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Law360 Names Ajay Krishnan an IP Rising Star


Keker Van Nest & Peters partner Ajay Krishnan has secured numerous victories on behalf of his technology clients over his career, including a win for Arista Networks Inc. in a $335 million copyright and patent infringement suit over networking technology, landing him a spot as one of six intellectual property lawyers honored by Law360 as Rising Stars.


In December 2016, a California federal jury handed Arista Networks Inc. a victory in Cisco Systems Inc.'s $335 million suit alleging Arista infringed its copyrights and a patent by using the technology company's command-line interface to develop its popular Ethernet switches.

This was a huge case in the networking industry, Krishnan said, because a lot of people were using and had been encouraged to use the command-line interface, and might have had to potentially learn new commands to operate networks.

Krishnan led Arista’s defense for the patent side of the case and took charge in developing the patent strategy and handling the expert depositions, as well as presenting and cross-examining the expert witnesses at trial.

“I was responsible for the patent side of the case, which was great, and very satisfying when we won in the end,” he said.


Krishnan said his proudest moment as an attorney was when he secured a summary judgment victory in a First Amendment lawsuit challenging the Golden Gate Bridge’s policy of preventing people from protesting at the bridge with signs without obtaining a permit first.

It was a “long fought” battle, he said, but the bridge changed the policy after a California federal court found the policy unconstitutional in 2011. Krishnan said that he is very interested in civil rights and civil liberties — before joining Keker, he worked as an attorney for the American Civil Liberties Union of Northern California — and that he loves litigating First Amendment issues.

“I feel strongly about the First Amendment, so I got to work on an issue that I really felt passionately about, and loved, and it had a real world impact on a significant, iconic place in San Francisco,” Krishnan said.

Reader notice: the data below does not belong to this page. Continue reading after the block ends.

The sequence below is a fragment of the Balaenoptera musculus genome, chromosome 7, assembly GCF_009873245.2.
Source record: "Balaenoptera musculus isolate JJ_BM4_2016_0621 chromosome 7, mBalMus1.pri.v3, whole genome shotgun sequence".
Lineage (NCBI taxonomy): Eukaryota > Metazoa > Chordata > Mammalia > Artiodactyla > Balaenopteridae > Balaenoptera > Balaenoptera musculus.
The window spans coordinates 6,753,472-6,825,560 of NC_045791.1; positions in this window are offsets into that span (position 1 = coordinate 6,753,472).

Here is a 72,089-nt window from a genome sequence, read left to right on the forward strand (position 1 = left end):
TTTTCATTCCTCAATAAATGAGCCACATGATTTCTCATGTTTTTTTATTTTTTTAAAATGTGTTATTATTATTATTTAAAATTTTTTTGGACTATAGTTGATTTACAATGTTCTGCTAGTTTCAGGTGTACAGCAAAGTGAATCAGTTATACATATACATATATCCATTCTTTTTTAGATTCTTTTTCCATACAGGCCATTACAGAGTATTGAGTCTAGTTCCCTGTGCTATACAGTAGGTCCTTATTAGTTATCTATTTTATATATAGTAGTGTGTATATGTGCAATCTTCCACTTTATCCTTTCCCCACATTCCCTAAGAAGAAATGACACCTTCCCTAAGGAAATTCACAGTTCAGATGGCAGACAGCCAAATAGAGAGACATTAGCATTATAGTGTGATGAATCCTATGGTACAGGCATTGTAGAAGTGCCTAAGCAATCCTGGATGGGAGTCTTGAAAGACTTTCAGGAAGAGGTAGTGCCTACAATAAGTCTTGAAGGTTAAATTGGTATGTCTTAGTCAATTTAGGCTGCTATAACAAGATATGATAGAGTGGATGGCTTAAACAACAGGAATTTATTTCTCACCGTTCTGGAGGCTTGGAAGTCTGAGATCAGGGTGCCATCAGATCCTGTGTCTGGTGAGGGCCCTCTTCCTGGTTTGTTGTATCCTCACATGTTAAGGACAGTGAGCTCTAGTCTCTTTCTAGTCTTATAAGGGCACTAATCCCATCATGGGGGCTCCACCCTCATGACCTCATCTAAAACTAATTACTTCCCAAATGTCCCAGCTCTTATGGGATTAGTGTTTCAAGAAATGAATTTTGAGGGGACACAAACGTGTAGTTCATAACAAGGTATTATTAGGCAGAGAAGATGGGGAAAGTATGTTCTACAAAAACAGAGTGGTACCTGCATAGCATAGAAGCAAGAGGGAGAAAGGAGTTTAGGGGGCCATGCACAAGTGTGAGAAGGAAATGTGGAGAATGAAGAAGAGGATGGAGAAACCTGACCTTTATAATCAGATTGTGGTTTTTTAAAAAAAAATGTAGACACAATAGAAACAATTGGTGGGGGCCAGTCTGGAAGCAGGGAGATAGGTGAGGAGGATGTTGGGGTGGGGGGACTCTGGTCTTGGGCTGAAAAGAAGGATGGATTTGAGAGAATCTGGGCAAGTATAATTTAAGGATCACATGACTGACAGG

In late December, Krishnan was able to convince a California district judge to toss a case against his client Shanghai Moonton Technology Co., after Riot Games Inc. accused the Chinese video game maker of copying its popular League of Legends game.

Krishnan had argued that Riot should be required to pursue its claims against Moonton in China, as the lawsuit was connected with a pending case in China filed by Riot’s parent company, Tencent Holdings Ltd., and the judge agreed.

Krishnan said that one of the things he enjoys about litigating cases is developing the strategy for winning the case, which he said involves reading a lot of documents on the computer and thinking about the law by himself “while no one else is watching.” Later, turning his strategy into something persuasive that moves the court is also “hugely satisfying” to him, he added.

“Those two pieces of litigation really move me,” he said.


Krishnan said that while it is hard to predict how technology will change and grow in the next decade, he has noticed that the increase in engineers and other tech workers has made trade secrets law more significant, and a “very active” area of law at the moment.

“There are so many unpredictable aspects of technology, and I’m very excited to see how it plays out and how older legal concepts apply to new cutting-edge ideas and technology,” Krishnan said.